Results of Myeloablative Allogenic Stem Cell Transplant (SCT) for Severe Sickle Cell Disease in France
Last Modified: December 8, 2002
Presenter: Francoise Bernaudin
Presenter's Affiliation: SFGM-TC, France
Type of Session: Plenary
- Sickle cell disease effects the black population and is responsible for many hospitalizations and a high consumption of red blood cell transfusions.
- The only definitive cure remains a bone marrow transplant.
- However, the risks of a allogenic transplant must be wieghed by the incremental benefit that it will offer.
- This is a multi country and multi center trial looking at allo-transplants in sickle cell patients.
- 69 patients with sickle cell disease were taken to transplant.
- Pt age varied between 9 and 22 years.
- 38 of these pts had previous vascular events due to thier disease. 6 had severe transfusion requiring anemias, 25 had more than 3 crisis per year, and 7 pts were previously treated on Hydroxyurea.
- 65 pts had identical matched transplant whereas 7 had a cord blood transplant.
- three different conditioning treatments were used: Busulfan with Cytoxan, Busulfan, Cytoxan and TBI, and Busulfan, Cytoxan and ATG.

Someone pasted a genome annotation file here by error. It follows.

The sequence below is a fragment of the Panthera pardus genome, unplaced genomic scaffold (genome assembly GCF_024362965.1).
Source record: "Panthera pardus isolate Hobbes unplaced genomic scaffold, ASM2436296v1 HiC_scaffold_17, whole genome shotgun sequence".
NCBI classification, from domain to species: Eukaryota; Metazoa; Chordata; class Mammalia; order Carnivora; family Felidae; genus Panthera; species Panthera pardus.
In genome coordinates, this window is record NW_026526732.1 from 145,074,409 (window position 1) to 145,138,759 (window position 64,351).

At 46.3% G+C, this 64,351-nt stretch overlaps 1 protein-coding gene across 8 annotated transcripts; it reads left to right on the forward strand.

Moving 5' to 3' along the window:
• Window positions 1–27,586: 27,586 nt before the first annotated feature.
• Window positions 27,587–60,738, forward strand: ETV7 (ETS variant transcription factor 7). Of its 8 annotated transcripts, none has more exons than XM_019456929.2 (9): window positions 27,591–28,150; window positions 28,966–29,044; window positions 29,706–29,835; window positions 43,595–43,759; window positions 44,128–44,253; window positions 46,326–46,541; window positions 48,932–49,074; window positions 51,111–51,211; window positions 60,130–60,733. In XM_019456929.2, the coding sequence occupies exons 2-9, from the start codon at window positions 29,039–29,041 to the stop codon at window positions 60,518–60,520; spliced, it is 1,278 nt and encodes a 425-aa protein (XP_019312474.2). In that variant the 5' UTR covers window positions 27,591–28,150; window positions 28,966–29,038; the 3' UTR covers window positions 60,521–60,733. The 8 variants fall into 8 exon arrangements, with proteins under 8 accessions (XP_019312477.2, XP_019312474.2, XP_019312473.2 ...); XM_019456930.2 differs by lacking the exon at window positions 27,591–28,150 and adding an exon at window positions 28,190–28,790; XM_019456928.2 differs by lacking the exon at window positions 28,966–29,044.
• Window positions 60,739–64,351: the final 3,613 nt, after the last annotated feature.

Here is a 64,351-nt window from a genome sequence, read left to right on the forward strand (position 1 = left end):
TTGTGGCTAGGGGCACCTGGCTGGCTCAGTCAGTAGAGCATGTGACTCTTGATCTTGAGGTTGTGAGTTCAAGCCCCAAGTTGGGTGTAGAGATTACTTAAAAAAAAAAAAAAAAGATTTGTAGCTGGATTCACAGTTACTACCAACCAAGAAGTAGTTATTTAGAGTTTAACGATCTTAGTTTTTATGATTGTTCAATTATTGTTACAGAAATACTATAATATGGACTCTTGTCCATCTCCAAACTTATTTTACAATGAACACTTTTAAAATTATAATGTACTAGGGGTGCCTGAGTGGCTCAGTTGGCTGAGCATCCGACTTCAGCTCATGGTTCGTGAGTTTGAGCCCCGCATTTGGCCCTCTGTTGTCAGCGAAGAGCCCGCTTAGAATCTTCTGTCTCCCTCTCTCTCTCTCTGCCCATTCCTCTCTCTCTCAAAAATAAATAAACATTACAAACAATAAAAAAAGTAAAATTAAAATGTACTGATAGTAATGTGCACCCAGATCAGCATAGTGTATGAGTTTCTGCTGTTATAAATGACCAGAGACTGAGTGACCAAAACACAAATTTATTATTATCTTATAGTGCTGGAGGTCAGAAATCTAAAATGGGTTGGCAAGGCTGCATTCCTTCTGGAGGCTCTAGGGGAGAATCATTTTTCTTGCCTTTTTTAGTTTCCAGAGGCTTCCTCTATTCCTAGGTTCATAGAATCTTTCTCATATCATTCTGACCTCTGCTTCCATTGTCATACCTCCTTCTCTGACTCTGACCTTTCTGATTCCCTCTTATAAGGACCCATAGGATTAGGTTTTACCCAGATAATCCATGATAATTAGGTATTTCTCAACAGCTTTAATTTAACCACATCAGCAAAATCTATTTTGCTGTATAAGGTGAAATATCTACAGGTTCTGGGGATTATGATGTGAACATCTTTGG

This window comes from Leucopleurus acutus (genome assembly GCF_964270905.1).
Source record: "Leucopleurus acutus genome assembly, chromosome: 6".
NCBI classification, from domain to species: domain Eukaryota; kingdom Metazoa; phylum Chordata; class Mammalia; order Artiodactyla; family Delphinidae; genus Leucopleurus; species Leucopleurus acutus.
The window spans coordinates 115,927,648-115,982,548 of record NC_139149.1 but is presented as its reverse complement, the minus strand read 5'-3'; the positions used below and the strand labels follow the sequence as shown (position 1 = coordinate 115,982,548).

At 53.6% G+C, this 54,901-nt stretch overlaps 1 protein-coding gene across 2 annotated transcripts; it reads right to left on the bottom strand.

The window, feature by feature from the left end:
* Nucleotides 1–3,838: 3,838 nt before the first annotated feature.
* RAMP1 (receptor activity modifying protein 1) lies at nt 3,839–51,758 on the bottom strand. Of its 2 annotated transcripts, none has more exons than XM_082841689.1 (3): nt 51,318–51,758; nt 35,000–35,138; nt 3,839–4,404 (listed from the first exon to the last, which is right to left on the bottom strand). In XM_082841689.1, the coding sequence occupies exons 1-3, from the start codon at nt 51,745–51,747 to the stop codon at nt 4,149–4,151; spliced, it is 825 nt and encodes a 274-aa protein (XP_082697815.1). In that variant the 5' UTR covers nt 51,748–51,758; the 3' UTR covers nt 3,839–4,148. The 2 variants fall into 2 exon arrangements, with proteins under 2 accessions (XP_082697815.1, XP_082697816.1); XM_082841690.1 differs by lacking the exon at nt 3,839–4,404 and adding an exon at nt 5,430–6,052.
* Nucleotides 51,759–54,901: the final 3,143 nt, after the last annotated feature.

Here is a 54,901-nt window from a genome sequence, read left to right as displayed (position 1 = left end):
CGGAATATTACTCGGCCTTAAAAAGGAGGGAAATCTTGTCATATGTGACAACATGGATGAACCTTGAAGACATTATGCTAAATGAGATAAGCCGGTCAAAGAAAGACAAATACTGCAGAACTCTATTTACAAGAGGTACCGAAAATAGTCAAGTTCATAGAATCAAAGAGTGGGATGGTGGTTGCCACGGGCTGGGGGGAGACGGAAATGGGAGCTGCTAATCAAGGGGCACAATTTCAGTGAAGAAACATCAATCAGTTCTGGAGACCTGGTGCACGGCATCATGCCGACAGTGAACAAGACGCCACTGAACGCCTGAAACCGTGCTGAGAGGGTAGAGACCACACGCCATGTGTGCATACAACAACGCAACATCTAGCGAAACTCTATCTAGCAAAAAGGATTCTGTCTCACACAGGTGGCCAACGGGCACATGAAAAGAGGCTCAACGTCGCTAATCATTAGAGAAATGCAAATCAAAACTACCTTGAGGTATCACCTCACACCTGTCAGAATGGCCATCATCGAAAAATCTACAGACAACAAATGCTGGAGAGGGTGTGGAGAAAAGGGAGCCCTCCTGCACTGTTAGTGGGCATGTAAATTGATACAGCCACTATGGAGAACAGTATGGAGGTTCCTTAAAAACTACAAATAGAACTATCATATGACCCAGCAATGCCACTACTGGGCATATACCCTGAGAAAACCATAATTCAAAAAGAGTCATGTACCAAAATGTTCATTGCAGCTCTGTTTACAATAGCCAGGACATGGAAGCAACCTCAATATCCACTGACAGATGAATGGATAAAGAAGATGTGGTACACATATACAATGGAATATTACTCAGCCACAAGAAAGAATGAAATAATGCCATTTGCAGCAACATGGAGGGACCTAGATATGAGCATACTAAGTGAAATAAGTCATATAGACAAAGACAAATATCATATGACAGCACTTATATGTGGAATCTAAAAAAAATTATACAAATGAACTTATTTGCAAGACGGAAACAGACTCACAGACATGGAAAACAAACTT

- 68 of the 69 pt had engraftment. One did not engraft.
- 7.2% of the pts experienced graft rejection. However no pts who received ATG had graft rejection.
- There were 6 deaths: one due to sepsis, 1 to a cerberal hemorrhage and 4 to GVHD.
- Event free survival at 54 months was 85%.
- Overall patients had long lasting improvements in transfusion requiremenets, veno occlusive crisis, and cerbral events.
- Allo transplants offer a viable choice for sickle cell pts.
- The main complications are those related to GVHD so techniques that decrease the incidence and severity of GVHD should be investigated in these pts.
- Sickle cell disease can be very debilitating causing both severe medical and emotional consequences. This study shows that allo transplant is a viable option for those willing to take the inital risks of transplant for a life long cure from Sickle Cell anemia.
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